Glen Report 30.22: Technical Brief: Non-Aqueous Oxidation using CSO

In previous Glen Report articles, we have demonstrated that the iodine oxidation step during DNA synthesis cycles has the potential to damage some minor bases and modifiers. In this article, we have compiled some of the previous information to show that (1S)-(+)-(10-camphorsulfonyl)-oxaziridine (CSO) (1) is an ideal non-aqueous oxidizer for oligonucleotide synthesis.

40-4361  10-1539
Figure 1: Structures of CSO and DBCO-dT

Non-Aqueous Alternatives

Iodine-based oxidizers have been the standard for DNA and RNA synthesis since the advent of automated synthesizers. They are fast and efficient oxidizers, typically requiring less than 30 seconds for complete oxidation of phosphite triesters to phosphate triesters. However, while iodine-based oxidizers work well for most applications, there are some circumstances where non-aqueous oxidizers may be advantageous, especially where the bases or linkages being produced are sensitive to the presence of water and/or iodine during synthesis.

Non-aqueous oxidizers, typically peroxides, including tert-butyl hydroperoxide, cumene hydroperoxide, hydrogen peroxide, and bis-trimethylsilyl peroxide, among others, have also been employed in DNA synthesis. These peroxides tend to be unstable, requiring that they be freshly formulated just prior to use, and so are difficult to use in routine automated synthesis, hence the need for a stable, effective non-aqueous oxidizer.

Methyl Phosphonate Linkages

In 1996, we investigated the use of (1S)-(+)-(10-camphorsulfonyl)-oxaziridine (CSO) as a non-aqueous oxidizer for the synthesis of oligonucleotides containing methyl phosphonate linkages. It was already known that the use of low water oxidizers improved the synthesis of oligos containing methyl phosphonates. However, we were able to show that a 0.5M solution of CSO in acetonitrile (40-4632-xx) gave exellent results in the synthesis of chimeric oligonucleotides containing methyl phosphonate linkages.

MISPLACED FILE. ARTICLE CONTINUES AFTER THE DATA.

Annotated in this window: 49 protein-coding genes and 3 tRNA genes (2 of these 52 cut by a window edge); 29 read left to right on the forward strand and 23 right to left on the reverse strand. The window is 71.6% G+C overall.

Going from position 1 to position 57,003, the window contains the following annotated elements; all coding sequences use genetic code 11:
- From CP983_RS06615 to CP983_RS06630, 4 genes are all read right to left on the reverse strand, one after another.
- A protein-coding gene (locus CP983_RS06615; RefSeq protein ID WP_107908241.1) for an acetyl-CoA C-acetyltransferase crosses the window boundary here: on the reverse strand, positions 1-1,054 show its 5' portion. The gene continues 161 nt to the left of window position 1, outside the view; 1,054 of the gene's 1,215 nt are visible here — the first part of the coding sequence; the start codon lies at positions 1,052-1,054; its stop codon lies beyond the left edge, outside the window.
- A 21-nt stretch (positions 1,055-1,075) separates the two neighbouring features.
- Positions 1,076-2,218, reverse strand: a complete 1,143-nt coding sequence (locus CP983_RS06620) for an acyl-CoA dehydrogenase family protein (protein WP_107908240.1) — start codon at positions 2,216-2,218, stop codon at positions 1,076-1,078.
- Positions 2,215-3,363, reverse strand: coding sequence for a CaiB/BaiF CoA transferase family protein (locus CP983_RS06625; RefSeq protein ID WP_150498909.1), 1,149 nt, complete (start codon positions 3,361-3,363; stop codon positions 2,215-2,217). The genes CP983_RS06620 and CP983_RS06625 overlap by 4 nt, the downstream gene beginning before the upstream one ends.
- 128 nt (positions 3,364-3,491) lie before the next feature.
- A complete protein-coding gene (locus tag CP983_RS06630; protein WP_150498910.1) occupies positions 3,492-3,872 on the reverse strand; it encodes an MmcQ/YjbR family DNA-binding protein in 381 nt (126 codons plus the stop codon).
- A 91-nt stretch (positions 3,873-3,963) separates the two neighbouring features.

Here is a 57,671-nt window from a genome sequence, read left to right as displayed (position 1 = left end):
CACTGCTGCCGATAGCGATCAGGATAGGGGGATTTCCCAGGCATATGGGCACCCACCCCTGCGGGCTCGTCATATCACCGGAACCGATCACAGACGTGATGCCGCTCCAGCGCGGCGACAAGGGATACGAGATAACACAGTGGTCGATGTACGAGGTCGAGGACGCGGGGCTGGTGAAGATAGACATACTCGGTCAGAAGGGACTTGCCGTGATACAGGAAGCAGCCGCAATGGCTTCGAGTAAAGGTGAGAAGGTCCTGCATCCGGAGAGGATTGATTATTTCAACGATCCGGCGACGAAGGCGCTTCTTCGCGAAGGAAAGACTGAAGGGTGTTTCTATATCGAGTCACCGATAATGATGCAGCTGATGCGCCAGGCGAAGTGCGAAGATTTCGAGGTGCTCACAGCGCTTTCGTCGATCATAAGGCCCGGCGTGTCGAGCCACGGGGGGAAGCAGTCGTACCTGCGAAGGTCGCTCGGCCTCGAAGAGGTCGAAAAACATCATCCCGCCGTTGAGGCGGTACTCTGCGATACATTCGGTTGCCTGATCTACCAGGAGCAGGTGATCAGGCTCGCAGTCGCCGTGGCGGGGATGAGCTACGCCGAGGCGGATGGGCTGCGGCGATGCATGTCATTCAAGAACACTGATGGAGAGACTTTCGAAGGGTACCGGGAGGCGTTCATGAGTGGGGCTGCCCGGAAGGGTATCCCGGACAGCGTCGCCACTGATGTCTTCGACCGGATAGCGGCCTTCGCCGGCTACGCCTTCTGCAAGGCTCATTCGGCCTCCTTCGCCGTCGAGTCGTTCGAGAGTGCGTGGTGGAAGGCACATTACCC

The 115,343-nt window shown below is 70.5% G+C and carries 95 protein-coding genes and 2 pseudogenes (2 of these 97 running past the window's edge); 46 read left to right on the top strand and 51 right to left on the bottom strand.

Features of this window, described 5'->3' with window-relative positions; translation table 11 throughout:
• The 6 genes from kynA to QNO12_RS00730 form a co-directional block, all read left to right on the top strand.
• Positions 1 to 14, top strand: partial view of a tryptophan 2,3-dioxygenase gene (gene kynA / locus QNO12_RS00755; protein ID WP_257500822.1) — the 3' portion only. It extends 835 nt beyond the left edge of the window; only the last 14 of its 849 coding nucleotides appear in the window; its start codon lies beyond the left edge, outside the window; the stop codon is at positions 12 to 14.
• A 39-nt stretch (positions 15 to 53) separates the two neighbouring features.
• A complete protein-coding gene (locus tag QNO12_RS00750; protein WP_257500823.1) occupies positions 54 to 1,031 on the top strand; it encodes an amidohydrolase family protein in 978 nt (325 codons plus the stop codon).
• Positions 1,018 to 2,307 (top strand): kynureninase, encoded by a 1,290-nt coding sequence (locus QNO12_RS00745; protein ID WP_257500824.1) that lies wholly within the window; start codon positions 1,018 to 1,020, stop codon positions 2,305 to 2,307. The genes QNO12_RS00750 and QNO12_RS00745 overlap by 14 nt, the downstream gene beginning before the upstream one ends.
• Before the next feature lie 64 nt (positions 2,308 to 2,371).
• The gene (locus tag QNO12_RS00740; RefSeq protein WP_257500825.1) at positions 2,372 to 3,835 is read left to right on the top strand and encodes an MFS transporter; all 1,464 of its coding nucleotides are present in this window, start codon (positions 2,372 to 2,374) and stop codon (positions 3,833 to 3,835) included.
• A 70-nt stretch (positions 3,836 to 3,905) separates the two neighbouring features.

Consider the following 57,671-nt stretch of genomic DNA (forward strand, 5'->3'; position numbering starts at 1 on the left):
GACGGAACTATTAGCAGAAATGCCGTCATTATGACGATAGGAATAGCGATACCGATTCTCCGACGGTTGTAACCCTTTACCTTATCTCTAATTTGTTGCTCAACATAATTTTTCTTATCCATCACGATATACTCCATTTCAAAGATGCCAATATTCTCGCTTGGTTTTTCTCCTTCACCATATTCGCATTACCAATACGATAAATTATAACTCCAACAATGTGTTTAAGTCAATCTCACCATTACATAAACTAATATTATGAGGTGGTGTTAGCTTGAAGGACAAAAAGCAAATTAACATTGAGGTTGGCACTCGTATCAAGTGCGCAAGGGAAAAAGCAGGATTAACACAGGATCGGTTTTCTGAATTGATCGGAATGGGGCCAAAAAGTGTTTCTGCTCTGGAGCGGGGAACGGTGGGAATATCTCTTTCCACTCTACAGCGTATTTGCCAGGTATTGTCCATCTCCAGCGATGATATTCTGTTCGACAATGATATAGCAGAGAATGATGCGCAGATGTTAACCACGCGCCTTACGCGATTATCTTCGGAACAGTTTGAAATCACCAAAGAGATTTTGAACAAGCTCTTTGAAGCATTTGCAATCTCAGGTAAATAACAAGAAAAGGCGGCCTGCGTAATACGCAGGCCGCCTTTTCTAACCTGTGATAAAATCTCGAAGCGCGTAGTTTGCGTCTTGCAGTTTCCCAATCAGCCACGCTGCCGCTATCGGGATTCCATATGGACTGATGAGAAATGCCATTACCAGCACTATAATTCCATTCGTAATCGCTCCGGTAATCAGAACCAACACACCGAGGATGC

Sensitivity of Purine Bases

Some bases that show instability to multiple successive synthesis cycles exhibit better stability with a low water oxidizer. At the same time as investigating methyl phosphonates, we also found that a 0.5M solution of CSO in acetonitrile worked well as an oxidizer for the synthesis of oligos containing multiple incorporations of 7-deaza-dG, compared with iodine oxidation which caused substantial degradation.

Recently a customer noted difficulty in preparing oligo-dI. Because of the known sensitivity of purine bases to iodine oxidation, we suggested using 0.5M CSO (with a 3 minute oxidation time) instead of the standard Iodine based oxidizer. Using CSO, the customer found that the synthesis was much improved and the oligo was successfully isolated.

Since Inosine is somewhat susceptible to damage by iodine during oxidation, we now recommend the use 0.5M CSO in anhydrous acetonitrile with a 3 minute oxidation time, If there are >6 incorporations of inosine within a sequence.1